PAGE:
Cdx2 contributes to the expansion of the early primordial germ cell population in the mouse
Developmental Biology , Volume 371 - Issue 2 p. 227- 234
Cdx gene products regulate the extent of axial elongation from the posterior growth zone. These transcription factors sustain the emergence of trunk and tail tissues by providing a suitable niche in the axial progenitor zone, via regulation of Wnt signaling. Cdx genes are expressed in and along the complete primitive streak including its posterior part wherefrom the extraembryonic mesoderm of the allantois emerges. Cdx genes are required for the full development of the allantois and its derivatives in the placental labyrinth. The mouse germ cell lineage also originates from the proximo-posterior epiblast of the primitive streak, and is established within the extraembryonic mesoderm that generates the allantois. We asked whether the expression of Cdx genes around the newly specified PGCs is necessary for the maintenance and expansion of this population, as it is for the allantois and axial progenitors. We observed a significantly lower number of PGCs in Cdx2nullembryos than in controls. We found that Wnt3a loss of function decreases the PGC population to the same extent as Cdx2 inactivation. Moreover, exogenous Wnt3a corrects the lower PGC number in Cdx2nullposterior embryonic tissues cultured in vitro. Cdx2 is not expressed in PGCs themselves, and we propose that the expression of Cdx2 in posterior extraembryonic tissues contributes to the proper niche of the germ cell progenitors by stimulating canonical Wnt signaling. Since PGC residence within the posterior growth zone is a mouse-specific feature, our data suggest that mouse PGCs opportunistically became dependent on the axial progenitor niche.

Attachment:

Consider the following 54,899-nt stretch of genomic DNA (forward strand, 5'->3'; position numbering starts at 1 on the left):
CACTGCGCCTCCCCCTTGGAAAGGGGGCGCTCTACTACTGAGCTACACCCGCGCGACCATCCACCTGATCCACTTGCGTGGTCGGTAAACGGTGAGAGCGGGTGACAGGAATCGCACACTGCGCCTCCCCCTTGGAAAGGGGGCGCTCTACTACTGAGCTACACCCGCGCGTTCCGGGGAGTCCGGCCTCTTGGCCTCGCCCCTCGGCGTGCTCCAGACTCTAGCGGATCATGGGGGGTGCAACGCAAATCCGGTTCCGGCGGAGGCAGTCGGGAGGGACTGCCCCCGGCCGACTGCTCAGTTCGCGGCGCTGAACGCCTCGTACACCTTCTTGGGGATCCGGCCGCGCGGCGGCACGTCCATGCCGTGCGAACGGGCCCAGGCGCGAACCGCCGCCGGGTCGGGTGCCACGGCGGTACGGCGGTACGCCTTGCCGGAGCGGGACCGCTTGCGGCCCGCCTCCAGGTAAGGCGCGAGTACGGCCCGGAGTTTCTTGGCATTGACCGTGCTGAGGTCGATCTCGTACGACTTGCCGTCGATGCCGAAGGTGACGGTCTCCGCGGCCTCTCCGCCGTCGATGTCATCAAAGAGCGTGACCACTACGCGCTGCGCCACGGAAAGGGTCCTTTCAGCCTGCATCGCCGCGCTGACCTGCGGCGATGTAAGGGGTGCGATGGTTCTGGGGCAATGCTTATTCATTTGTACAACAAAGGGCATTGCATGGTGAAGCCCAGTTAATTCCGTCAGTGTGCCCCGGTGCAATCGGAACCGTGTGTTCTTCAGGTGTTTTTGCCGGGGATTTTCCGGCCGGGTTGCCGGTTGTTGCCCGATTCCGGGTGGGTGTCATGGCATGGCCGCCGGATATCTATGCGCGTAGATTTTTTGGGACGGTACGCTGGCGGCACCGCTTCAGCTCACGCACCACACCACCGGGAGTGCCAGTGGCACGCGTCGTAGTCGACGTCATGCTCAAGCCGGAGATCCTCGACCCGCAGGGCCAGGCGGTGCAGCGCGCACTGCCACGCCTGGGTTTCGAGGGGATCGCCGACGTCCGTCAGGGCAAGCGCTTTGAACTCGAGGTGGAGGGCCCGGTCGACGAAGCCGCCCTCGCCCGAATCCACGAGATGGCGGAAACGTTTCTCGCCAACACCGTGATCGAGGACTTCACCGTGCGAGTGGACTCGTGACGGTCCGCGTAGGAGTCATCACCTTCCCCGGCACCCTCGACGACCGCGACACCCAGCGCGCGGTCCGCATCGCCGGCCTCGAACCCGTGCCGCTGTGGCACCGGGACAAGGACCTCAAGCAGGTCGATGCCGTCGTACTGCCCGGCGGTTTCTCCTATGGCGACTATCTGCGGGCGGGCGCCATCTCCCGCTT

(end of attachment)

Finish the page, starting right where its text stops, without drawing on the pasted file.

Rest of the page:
|Cdx2, Mouse embryo, Posterior growth zone, Primordial germ cells, Wnt3a|
|Organisation||Erasmus MC: University Medical Center Rotterdam|
Bialecka, M, Young, T.L, de Sousa Lopes, S.C, ten Berge, D, Sanders, A.R, Beck, F, & Deschamps, J. (2012). Cdx2 contributes to the expansion of the early primordial germ cell population in the mouse. Developmental Biology, 371(2), 227–234. doi:10.1016/j.ydbio.2012.08.018